Two months after they pulled the plug on a proposed joint WiMAX venture, Sprint Nextel and Clearwire are back at the table, according to a Wall Street Journal story citing unnamed sources.
Sprint’s continued downhill slide, spurred by defecting Nextel customers, means the deal would make even more sense now, Nadine Manjaro, a senior analyst with ABI Research, told IDG News Service.
“They’ve lost so much from iDEN defections, they don’t really have the money to invest in WiMAX,” she said. IDEN (Integrated Digital Enhanced Network) is the push to talk technology used in Nextel’s network, which Sprint bought in 2005 and continues to struggle to digest.
Clearwire and Sprint, which own the bulk of 2.5GHz spectrum in the country, said in July last year that they planned to jointly build a nationwide WiMAX network. But in November the companies said they had failed to reach a final agreement, and terminated their letter of intent.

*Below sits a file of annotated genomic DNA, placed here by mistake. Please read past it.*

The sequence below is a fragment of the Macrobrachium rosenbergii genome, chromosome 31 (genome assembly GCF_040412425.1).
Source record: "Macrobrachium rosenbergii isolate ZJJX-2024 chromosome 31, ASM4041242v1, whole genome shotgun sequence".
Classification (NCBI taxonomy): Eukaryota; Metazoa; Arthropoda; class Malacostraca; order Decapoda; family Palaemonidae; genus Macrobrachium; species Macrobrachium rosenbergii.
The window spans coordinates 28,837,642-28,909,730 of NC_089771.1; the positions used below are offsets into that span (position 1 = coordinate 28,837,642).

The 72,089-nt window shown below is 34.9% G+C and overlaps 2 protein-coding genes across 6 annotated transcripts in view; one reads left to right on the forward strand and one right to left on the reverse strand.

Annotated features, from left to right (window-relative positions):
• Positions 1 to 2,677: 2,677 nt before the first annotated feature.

Since then, Sprint hasn’t managed to improve its fortunes. The third-largest operator in the U.S., Sprint’s subscriber base declined by 337,000 in the quarter ending Sept. 30. “Sprint is not doing so well now,” Manjaro said.
Rather than building a scaled-down network with the assets it has, Sprint would do better if it partnered with Clearwire and also opened up to outside investors, said Manjaro, who worked for Sprint until last April.
From the beginning, she said, Sprint hoped to attract investors to help build the network. “They realized it would take a lot of money,” she said. Attracting other parties has now become more urgent. “They didn’t anticipate being in the financial position they are in now,” she said.
Ideally, Sprint and Clearwire would create a joint venture that would allow each company to retain a stake in the company but also attract other companies, possibly Intel or Google, to provide needed capital, she said. A combined company would be able to negotiate better deals from vendors, she said.
Clearwire has already built wireless broadband networks in 16 U.S. states. Sprint has launched services in Baltimore, Chicago and Washington, D.C., under the Xohm brand.
Spokespeople from Clearwire and Sprint declined to comment on the possibility of any renewed talks.